The US government has sued Fiat Chrysler, alleging the automaker used illegal software to allow its diesel engines to cheat emissions tests.
The lawsuit, filed in Detroit federal court yesterday, says the Italian-American company placed undeclared "defeat devices," or auxiliary emissions controls, in 2014-2016 Fiat Chrysler diesel vehicles.
Fiat Chrysler is accused of breaching the federal Clean Air Act and the lawsuit seeks injunctive relief and civil penalties.
The company's shares fell after the lawsuit was announced.
Fiat Chrysler said it was "disappointed" with the lawsuit and will "defend itself vigorously, particularly against any claims that the company engaged in any deliberate scheme to install defeat devices to cheat US emissions tests."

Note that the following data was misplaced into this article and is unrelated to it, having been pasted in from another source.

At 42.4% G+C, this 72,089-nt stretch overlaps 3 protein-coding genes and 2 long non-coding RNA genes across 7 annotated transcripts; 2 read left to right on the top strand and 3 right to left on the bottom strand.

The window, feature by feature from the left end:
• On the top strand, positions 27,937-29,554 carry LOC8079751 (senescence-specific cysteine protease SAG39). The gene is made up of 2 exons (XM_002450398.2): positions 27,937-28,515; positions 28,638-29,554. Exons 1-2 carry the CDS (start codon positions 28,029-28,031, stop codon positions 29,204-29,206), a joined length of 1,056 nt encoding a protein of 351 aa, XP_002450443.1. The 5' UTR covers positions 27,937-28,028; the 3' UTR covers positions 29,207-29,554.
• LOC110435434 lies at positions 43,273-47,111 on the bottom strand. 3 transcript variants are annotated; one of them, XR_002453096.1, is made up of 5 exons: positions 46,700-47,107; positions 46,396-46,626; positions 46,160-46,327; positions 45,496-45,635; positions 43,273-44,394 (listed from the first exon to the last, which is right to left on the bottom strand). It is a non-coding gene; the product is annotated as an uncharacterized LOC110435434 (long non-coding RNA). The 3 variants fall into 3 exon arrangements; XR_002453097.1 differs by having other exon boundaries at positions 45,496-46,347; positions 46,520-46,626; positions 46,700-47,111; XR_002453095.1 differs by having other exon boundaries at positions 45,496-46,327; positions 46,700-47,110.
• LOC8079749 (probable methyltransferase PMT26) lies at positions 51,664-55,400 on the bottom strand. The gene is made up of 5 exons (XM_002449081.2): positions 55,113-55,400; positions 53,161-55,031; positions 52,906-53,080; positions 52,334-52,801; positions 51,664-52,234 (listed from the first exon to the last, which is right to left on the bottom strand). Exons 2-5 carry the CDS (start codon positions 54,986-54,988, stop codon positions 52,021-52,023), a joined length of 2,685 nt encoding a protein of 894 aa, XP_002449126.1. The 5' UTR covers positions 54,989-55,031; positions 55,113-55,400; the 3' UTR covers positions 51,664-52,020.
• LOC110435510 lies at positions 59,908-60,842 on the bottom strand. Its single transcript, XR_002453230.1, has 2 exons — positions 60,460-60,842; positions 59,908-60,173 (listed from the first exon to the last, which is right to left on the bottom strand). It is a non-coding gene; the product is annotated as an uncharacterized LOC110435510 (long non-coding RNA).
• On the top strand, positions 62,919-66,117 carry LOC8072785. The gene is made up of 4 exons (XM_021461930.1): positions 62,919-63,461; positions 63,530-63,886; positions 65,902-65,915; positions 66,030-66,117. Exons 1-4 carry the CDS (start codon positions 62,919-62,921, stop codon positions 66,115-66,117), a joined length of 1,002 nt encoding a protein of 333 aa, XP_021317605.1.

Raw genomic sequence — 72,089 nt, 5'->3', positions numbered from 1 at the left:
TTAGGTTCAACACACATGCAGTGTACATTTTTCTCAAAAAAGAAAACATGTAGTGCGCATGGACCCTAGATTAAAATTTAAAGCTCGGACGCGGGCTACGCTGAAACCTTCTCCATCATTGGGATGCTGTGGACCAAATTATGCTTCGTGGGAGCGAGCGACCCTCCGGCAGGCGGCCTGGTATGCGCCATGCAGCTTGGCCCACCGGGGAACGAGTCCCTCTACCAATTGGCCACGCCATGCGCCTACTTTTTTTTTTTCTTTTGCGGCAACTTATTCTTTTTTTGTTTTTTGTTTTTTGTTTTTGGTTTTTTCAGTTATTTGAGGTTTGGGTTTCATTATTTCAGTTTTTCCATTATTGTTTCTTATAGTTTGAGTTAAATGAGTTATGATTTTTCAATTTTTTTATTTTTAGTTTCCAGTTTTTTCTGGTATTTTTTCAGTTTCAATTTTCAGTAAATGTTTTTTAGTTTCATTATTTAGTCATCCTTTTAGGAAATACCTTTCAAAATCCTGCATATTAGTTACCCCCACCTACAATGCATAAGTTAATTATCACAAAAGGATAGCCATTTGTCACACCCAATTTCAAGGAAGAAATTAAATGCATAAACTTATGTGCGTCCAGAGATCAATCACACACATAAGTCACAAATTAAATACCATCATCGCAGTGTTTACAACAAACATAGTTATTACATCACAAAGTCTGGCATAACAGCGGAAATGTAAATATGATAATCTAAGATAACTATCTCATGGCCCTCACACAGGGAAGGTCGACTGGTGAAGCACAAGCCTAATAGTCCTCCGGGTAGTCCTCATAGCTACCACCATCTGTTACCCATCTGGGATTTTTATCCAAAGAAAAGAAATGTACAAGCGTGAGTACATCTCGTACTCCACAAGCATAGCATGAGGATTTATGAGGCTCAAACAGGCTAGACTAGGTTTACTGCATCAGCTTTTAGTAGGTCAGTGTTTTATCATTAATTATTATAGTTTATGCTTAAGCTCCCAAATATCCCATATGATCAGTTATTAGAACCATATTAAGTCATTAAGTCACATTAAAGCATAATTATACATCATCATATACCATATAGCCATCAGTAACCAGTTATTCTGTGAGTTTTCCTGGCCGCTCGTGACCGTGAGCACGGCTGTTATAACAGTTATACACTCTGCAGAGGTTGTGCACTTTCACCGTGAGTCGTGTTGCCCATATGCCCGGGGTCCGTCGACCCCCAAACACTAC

A defeat device is a piece of hardware of software that that interferes with or disables emissions controls under real world driving conditions, even if the vehicle passes formal emissions testing.
In January, the Environmental Protection Agency and the US state of California accused Fiat of using defeat devices to allow excess diesel emissions in 104,000 2014-2016 Jeep Grand Cherokees and Dodge Ram 1500 trucks.
At the time the EPA said the maximum fine was $4.6 billion.
Fiat Chrysler last week requested environmental approval for its 2017 model Jeep Grand Cherokees and Dodge Rams with updated versions of the software.
The company said it plans to install similar software on earlier versions of the cars that were the subject of the lawsuit.
Fiat said "these updated software calibrations fully address EPA’s and [California regulators’] concerns and can be installed in the [vehicles’] engine control module through a simple software reflash," the company's lawyers wrote in a filing in the San Francisco federal court last week.